1. Endostatin (ES), a drug commonly studied and applied for its inhibition of tumor blood vessel growth (termed angiogenesis), decreased proliferation of androgen-receptor (AR) positive prostate cancer (PC) cells in culture.
2. ES was shown to directly bind to AR in a manner suggested to evade the common problem of acquired tumor resistance to androgen deprivation therapy (ADT).
Evidence Rating Level: 2 (Good)
Study Rundown: At tens of thousands of deaths per year, PC remains a leading cause of mortality in men in the United States. PC malignancy depends on altered AR activity, which is usually treated by lowering the levels of hormones (androgens) required for AR function (termed ADT). However, prostate tumors often acquire resistance to this approach, and resume AR function in castration-resistant prostate cancer (CRPC). This transformation to androgen-independence necessitates the need to identify AR-targeted therapies that reliably antagonize the receptor activity.
Although ES is largely studied for its anti-angiogenesis effects, the researchers in this study hypothesized that structural similarities between ES and AR might reflect a direct role for ES in AR targeting. They showed that ES significantly slowed growth of PC cells containing ARs, including an androgen-independent cell line. ES resulted in altered expression of various genes normally regulated by AR function, demonstrating an AR-dependent effect. AR levels were significantly lowered in cells treated with ES. Direct interaction between ES and AR was demonstrated by the presence of AR in the ES-containing component of PC cell lysate, which was isolated using ES-specific antibodies. The ES-AR interaction was decreased when the AR AF-2 domain was established, which showed ES specifically binds to this domain.
ES has already been studied as an anti-cancer therapeutic, thus fewer studies are needed than those for a novel drug to evaluate the drug’s potential in human medicine. A recent study by the authors of this work previously showed ES slowed PC growth in mice. The therapeutic potential of ES for treating CPRC, possibly in combination with approved chemotherapies, should be evaluated in animal models.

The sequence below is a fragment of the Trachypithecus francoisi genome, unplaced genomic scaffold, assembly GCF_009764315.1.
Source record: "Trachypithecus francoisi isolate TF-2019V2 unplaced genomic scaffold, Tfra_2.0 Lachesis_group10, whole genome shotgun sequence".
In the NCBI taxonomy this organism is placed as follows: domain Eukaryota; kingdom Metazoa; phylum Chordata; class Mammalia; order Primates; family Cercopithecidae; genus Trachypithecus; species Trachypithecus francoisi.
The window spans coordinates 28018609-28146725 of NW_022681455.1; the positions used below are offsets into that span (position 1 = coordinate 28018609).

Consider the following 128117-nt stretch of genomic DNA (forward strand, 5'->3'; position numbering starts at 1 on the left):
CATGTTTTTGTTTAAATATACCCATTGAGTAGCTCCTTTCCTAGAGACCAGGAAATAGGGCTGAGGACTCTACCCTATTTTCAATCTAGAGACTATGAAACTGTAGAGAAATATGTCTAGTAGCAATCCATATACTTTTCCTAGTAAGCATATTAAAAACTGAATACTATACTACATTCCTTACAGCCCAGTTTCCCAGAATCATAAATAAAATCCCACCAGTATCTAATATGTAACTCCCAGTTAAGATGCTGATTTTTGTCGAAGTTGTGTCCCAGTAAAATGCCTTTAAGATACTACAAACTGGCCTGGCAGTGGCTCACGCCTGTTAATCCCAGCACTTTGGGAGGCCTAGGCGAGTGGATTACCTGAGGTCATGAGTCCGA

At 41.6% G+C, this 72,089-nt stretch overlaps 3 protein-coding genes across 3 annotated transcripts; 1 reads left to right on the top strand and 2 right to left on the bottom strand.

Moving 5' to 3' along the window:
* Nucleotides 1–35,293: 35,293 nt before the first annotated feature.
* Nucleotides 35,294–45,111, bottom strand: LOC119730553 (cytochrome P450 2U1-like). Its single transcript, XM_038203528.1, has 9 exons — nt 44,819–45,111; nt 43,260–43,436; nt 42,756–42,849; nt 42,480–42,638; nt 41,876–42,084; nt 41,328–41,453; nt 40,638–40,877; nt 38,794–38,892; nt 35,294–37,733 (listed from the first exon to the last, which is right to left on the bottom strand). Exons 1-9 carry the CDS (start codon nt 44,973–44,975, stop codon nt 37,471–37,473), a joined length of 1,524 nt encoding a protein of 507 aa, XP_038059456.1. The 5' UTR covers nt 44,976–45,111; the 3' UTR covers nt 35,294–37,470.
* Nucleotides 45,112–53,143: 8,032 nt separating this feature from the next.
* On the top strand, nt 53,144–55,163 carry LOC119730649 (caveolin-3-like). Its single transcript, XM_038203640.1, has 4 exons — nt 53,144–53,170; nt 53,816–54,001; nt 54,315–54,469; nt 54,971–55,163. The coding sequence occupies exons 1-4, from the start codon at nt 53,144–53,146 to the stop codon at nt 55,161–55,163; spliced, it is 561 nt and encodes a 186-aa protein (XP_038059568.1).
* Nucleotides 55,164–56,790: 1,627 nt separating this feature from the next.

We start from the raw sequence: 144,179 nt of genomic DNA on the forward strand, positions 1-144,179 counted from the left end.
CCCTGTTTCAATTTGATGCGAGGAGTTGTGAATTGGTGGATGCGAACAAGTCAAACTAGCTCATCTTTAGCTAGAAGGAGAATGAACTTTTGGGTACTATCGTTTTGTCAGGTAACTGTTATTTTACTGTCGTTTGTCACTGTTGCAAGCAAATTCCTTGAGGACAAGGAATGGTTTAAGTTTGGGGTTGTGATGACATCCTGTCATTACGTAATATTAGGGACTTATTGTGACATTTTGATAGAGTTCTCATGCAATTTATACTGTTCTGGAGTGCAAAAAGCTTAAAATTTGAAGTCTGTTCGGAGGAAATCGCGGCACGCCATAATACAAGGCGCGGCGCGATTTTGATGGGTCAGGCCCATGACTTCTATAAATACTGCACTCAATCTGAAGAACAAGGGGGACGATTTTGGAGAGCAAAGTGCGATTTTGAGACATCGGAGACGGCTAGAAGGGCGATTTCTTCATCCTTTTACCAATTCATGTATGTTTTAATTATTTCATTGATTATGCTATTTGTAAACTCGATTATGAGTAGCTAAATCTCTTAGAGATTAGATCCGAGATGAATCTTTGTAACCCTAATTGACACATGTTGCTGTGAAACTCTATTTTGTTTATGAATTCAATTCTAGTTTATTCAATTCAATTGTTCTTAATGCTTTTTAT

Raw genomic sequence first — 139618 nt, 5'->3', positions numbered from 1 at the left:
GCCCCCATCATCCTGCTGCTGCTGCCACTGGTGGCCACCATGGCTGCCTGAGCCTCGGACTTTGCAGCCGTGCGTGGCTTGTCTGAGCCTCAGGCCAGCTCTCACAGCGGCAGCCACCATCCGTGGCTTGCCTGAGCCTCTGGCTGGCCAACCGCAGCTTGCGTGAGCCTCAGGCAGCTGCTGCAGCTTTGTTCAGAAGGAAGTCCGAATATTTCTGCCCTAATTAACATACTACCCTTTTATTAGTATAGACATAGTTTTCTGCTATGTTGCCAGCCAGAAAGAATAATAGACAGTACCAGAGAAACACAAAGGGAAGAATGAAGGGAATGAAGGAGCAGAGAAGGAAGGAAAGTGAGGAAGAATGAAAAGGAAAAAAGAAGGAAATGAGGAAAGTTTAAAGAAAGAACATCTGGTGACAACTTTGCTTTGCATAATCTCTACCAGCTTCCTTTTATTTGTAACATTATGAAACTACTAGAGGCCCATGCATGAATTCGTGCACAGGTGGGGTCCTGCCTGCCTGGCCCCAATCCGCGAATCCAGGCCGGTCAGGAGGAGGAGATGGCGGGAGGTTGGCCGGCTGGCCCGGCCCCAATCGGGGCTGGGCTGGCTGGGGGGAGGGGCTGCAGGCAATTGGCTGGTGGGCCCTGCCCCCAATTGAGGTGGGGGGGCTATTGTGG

In-Depth [in vitro study]: ES concentrations of 0.5 and 1 µM decreased cell growth (p<0.05) in LNCaP cells, which are androgen-dependent, and C4-2B cells, which are androgen-independent. Immunocytochemistry and immunoblotting showed decreased levels of the proteins regulated by AR target genes prostate-specific antigen and transmembrane protease serine 2 in LNCaP cells in the presence of 1 µM ES (p<0.05 and p<0.01, respectively), and RT-PCR showed decreased mRNA expression levels for both genes (p<0.01). ES increased prostatic acid phosphatase mRNA expression (p<0.01), which is normally repressed by AR. Biotinylated ES demonstrated high, mainly cytoplasmic localization in LNCaP cells, and had lower affinity for PC3 PC cells lacking AR. Subcellular fractionation followed by immunoblotting showed that ES treatment lowered AR levels in the nucleus by 70% (p<0.05), and total AR levels by 86% (p<0.01).
AR ligands, which normally stabilize AR function, did not reverse the decreased cell growth seen with ES treatment. This observation coupled with the ES-mediated growth decrease of androgen-independent C4-2B cells suggested a direct interaction between ES and AR. ES incubated with LNCaP lysate showed coimmunoprecipitation of AR with ES. This result was echoed by chromatographic coelution of the two compounds, as well as a yeast-two hybridization assay.
Structural analysis suggested that ES binds the AR AF-2 domain within the ligand-binding domain (LBD). Blocking AF-2 resulted in decreased AR binding to ES (p<0.05), an effect that was increased when only the AR LBD was studied (p<0.01). Finally, two single ES residues were identified as critical for AR binding. Mutant ES containing amino acid substitutions at these locations failed to bind to AR, and did not decrease PC cell growth.
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